As fans emptied the rally point at Michigan and Wacker, garbage filled the streets as far as the eye could see. A line of sanitation trucks was seen waiting for the people to disperse so they could enter the area.
The amount of debris was so overwhelming that some people were actually taking pictures of it.
"I don't want to be the guy cleaning up this mess," said fan Kerry Devine. "It's huge."
The Dept. of Streets and Sanitation tells ABC7 Chicago there were 13,000 pounds of confetti on the streets, and while crews got some help from onlookers -- one person's trash is another one's treasure--.most of the job Friday was the responsibility of the hundreds of sanitation workers out in force throughout the Loop.
"It's real bad, but we're going to get it done. Just watch," said sanitation Freda Clark.
"As fast as we can, as clean as we can because, obviously, we'll have to do another round tomorrow to get whatever we missed," Streets and Sanitation Commissioner Thomas Byrne said.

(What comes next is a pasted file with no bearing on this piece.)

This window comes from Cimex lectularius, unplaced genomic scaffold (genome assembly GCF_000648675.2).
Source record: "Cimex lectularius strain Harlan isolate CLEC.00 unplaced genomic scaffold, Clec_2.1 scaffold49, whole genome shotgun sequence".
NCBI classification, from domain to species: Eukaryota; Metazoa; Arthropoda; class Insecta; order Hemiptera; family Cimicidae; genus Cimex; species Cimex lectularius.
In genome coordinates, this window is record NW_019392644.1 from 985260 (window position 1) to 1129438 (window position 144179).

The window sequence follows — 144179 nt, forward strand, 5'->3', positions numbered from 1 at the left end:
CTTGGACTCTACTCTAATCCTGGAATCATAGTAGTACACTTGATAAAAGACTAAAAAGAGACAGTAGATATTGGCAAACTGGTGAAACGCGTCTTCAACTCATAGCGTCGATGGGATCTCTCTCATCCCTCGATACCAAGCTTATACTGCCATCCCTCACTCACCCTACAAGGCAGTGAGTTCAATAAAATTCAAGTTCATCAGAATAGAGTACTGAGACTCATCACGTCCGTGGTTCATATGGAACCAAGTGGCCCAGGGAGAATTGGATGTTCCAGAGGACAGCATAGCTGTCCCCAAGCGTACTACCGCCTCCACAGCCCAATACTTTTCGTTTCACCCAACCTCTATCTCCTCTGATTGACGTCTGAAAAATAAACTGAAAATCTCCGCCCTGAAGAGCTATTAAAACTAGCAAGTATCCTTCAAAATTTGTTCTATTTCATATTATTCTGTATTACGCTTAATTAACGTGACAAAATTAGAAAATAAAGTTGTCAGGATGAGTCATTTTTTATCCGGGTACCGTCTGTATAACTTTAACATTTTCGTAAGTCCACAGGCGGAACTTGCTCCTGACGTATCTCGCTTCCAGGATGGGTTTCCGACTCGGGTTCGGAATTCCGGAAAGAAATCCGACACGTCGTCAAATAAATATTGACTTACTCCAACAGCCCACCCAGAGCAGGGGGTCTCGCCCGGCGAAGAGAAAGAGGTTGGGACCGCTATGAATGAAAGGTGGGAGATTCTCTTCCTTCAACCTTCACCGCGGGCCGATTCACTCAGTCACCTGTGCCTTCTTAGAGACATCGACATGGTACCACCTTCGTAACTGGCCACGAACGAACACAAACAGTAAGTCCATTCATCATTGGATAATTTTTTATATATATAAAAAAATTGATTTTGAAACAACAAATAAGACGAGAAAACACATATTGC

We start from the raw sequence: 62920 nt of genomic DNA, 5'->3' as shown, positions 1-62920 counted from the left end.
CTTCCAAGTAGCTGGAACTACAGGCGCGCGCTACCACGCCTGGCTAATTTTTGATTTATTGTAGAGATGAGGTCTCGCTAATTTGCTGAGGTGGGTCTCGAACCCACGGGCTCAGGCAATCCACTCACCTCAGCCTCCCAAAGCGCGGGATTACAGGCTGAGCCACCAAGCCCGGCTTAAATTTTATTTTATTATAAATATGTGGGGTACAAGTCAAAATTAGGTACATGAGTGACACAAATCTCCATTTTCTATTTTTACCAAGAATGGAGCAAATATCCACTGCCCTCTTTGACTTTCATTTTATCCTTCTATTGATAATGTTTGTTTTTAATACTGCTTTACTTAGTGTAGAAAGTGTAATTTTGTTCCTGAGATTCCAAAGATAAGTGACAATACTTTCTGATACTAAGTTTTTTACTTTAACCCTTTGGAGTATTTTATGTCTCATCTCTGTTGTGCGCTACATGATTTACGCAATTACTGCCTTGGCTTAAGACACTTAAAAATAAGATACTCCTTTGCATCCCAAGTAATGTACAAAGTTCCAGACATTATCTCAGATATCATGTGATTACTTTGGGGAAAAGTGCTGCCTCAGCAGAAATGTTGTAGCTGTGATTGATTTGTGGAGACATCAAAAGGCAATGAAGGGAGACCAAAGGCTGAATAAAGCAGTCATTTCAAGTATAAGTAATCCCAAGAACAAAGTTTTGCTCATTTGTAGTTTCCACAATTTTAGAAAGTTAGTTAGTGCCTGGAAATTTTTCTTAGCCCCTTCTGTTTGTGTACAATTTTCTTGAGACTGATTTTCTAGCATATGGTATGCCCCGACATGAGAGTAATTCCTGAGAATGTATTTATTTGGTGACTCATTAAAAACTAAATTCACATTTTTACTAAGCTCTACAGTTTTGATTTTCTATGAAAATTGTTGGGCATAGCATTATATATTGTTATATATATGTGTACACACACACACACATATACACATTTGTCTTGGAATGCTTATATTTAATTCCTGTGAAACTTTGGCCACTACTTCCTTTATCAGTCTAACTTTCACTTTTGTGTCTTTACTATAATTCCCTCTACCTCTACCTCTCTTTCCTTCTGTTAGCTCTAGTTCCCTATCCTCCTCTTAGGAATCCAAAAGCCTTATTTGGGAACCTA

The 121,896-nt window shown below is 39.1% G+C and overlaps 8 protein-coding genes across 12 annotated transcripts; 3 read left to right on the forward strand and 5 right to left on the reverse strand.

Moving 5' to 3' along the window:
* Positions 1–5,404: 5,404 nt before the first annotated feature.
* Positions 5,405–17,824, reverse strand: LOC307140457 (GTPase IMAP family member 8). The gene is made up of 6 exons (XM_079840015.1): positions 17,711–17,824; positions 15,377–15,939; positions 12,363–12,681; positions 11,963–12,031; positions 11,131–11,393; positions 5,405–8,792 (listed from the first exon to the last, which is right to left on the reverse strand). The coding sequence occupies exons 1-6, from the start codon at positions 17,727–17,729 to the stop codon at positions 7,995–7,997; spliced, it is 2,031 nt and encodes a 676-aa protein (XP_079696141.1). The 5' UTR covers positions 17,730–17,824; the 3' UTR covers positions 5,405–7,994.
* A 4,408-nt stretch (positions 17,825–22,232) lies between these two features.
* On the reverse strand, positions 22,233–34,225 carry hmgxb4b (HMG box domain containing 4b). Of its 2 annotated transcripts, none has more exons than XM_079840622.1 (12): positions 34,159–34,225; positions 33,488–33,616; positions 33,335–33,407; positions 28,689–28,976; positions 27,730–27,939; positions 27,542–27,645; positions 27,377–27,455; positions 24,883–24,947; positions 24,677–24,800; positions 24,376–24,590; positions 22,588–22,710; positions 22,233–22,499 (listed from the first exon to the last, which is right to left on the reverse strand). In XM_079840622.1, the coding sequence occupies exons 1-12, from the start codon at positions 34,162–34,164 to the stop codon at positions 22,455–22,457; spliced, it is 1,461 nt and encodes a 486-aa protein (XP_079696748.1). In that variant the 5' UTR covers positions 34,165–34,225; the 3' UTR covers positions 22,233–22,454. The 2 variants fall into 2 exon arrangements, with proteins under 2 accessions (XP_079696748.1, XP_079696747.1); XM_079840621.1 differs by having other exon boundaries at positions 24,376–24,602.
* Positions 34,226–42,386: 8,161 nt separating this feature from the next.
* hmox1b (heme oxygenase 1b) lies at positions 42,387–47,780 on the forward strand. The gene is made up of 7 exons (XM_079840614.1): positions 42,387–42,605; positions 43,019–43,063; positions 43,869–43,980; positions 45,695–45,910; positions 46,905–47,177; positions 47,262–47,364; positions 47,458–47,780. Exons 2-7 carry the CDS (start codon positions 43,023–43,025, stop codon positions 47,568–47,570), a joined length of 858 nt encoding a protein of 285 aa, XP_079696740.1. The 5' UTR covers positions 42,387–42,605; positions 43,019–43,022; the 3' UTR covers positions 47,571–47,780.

Crews started their work as soon as the last double-decker bus carrying the Stanley Cup crossed the parade start point at Wacker and Washington. They battled the crowds of people who streamed up and down the streets trying to get home.
For fans , it was time to get back onto the trains and or buses that brought them downtown. Despite extra resources from both the CTA and Metra, platforms were crowded all day with people trying to get in and out of the city.
"People with Stanley Cups, flags and all kinds of crazy things," said Linda Valentino, who was taking the Metra home. "We had a great time."
"Spent two hours waiting, battled the trains to get here for five minutes, but I wouldn't trade it for anything. It was awesome," fan Brad Lewis told ABC7 Chicago.